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9 COVID cases linked to Trump's Bemidji rally; 2 hospitalized, 1 in ICU, state says

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President Donald Trump points into the crowd at Bemidji Aviation Services on Friday, Sept. 18, during a stop on his “Great American Comeback” tour. (Jillian Gandsey / Bemidji Pioneer)
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ST. PAUL — Minnesota’s current COVID-19 surge shows no signs of slowing. The Health Department on Friday, Oct. 9, reported another 1,401 newly confirmed cases and 14 more deaths. Hospitalization rates continue to trend upward.

They follow a stretch of more than a week when average new daily case counts topped 1,000. The trend line of active COVID-19 cases in Minnesota remains at a record high in the pandemic.

The outbreak now includes nine cases associated President Donald Trump’s Sept. 18 rally in Bemidji . Health officials confirmed that count on Friday and said two of those nine have been hospitalized, with one needing intensive care.

Minnesota officials had anticipated COVID-19 cases to climb in late September, the result of Labor Day weekend gatherings, sporting events and college student meetups where people didn’t stay vigilant against the virus.

The surge came and the hospitalizations appear to be following. Daily counts of new hospital admissions still remain below their late May peak, but they’re climbing back toward it.

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On Thursday, officials reported the second-highest number of new COVID-19 hospital admissions in a single day in the pandemic, suggesting that some of the recent surge in newly confirmed cases is surfacing now in hospital beds.

The 14 deaths reported Friday raised Minnesota’s toll to 2,121. Among those who’ve died, about 71 percent had been living in long-term care or assisted living facilities; nearly all had underlying health problems.

Of the 109,312 cases of the disease confirmed in the pandemic to date, about 89% have recovered to the point they no longer need to be isolated. The positive test rate trend remains around 5%, a threshold of concern for public authorities trying to stem the spread of the disease.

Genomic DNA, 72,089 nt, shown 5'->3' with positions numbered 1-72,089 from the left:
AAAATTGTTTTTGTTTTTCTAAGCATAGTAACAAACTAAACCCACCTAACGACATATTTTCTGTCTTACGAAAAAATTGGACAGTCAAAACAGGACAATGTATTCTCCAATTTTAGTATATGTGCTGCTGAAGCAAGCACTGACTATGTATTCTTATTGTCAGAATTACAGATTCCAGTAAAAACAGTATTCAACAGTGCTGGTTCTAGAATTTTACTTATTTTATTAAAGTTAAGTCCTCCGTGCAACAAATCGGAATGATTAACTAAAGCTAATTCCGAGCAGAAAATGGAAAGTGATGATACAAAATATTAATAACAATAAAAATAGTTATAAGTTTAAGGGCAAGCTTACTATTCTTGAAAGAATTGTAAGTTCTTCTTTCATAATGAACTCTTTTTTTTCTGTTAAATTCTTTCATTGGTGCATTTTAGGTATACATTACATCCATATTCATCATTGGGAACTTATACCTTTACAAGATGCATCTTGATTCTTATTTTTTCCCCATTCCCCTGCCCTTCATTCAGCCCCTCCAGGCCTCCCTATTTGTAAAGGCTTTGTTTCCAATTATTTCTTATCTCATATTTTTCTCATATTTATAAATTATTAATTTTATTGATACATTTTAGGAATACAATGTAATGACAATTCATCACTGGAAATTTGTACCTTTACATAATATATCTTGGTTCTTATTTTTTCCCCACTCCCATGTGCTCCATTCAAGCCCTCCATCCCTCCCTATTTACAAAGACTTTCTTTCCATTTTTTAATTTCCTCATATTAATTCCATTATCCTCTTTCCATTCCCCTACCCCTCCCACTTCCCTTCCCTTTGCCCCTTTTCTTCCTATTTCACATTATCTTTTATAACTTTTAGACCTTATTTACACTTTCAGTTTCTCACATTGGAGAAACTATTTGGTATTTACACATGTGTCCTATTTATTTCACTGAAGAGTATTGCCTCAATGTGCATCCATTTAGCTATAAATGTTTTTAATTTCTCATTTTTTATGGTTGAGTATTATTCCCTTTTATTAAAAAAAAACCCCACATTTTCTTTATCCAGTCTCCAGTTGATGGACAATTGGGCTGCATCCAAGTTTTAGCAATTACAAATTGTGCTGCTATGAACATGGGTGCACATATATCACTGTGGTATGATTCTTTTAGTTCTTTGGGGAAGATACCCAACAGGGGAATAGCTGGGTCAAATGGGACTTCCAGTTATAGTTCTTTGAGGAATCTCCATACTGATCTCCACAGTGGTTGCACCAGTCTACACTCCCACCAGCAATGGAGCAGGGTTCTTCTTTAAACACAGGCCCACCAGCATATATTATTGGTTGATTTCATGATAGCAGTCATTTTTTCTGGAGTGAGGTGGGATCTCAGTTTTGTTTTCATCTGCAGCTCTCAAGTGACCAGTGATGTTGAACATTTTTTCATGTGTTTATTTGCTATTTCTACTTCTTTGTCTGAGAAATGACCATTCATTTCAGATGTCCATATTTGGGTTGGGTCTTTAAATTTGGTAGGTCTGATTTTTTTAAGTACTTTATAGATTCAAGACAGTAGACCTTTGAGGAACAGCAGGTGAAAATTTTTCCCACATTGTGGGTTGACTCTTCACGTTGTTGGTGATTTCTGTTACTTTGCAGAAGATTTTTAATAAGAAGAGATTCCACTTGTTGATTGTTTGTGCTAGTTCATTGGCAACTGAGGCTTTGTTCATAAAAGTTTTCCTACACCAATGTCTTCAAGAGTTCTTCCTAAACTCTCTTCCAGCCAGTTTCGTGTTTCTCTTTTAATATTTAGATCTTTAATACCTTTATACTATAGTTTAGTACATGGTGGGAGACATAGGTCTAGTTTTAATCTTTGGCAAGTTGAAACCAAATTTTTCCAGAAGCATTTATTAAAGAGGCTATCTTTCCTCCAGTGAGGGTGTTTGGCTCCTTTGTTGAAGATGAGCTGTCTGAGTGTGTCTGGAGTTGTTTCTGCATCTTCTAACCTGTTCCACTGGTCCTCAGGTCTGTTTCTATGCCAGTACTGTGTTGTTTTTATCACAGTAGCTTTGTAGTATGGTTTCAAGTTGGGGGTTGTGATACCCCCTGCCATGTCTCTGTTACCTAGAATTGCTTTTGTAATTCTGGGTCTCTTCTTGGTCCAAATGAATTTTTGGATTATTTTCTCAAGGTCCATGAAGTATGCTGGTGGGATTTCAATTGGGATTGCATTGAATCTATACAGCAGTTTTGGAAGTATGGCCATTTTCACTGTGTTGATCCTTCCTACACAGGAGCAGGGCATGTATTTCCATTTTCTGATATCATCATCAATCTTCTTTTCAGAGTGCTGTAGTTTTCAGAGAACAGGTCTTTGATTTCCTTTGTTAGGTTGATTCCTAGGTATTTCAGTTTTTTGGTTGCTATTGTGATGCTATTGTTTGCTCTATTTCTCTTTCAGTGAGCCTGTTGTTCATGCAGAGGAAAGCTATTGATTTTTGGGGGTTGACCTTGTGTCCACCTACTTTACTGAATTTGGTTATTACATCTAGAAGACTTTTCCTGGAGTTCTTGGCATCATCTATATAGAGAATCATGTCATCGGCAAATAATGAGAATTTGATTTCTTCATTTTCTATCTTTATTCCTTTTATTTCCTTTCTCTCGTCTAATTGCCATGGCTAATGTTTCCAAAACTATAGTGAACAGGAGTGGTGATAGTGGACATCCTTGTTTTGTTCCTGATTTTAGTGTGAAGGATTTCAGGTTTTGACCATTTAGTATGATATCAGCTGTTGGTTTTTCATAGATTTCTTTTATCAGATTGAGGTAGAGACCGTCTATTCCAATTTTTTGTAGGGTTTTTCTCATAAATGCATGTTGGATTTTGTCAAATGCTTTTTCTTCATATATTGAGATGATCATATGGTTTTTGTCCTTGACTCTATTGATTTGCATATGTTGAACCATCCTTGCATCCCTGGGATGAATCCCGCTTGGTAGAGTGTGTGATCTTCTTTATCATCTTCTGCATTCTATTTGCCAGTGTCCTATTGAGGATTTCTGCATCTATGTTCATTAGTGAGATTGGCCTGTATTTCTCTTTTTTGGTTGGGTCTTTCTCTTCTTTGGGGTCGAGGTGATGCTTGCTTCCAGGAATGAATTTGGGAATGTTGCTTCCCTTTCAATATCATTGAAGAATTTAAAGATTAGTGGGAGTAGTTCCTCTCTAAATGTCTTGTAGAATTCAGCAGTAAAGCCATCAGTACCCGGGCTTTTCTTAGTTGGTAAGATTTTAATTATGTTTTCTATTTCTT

“Even though we’re testing a lot more people, a consistent high rate of positivity means there’s a lot of disease out there,” Kris Ehresmann, the state’s infectious disease director, told reporters Friday.

Despite the case jumps, state officials said they’ve changed their pandemic guidance and are increasing the allowable table/party size in Minnesota restaurants and bars. Updated rules permit as many as 10 people seated together in restaurants and event spaces, up from four or six if they were members of a single household.

Surges seen in northern, central Minnesota

Regionally, northern, southern and central Minnesota have driven much of the recent increase in new cases while Hennepin and Ramsey counties show some of the slowest case growth in the state.

Northern Minnesota, once by far the region least affected by the disease, has seen its caseload grow dramatically in recent weeks relative to its population. It’s not clear what’s behind that.

Collectively, rural areas of Minnesota continue to report the most new COVID-19 cases.

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In southwestern Minnesota, at least 75 cases have been traced to a late-August wedding in Lyon County that officials have previously described as the state’s largest single social spreader event.

Thirty-nine cases have now been traced to a Martin County funeral, with one person hospitalized.

Southeastern Minnesota, specifically Winona, has been another hot spot as students return to college at Winona State and other schools. The problem has been compounded by similar outbreaks nearby across the Mississippi River at the University of Wisconsin-La Crosse.

State health authorities have become increasingly concerned about the major surges of COVID-19 happening in the Dakotas, Iowa and Wisconsin and their potential spillover effects into Minnesota.

While Minnesota is doing better than its neighbors at this point, Ehresmann noted how unpredictable the pandemic has been.

“We’re grateful for every day we’re not in an absolutely hideous place,” she said. Minnesota’s current situation “isn’t great” but “we haven’t fallen off the cliff.”

Things could change rapidly, she noted. “We could very well end up like our neighbors if we’re not careful.”

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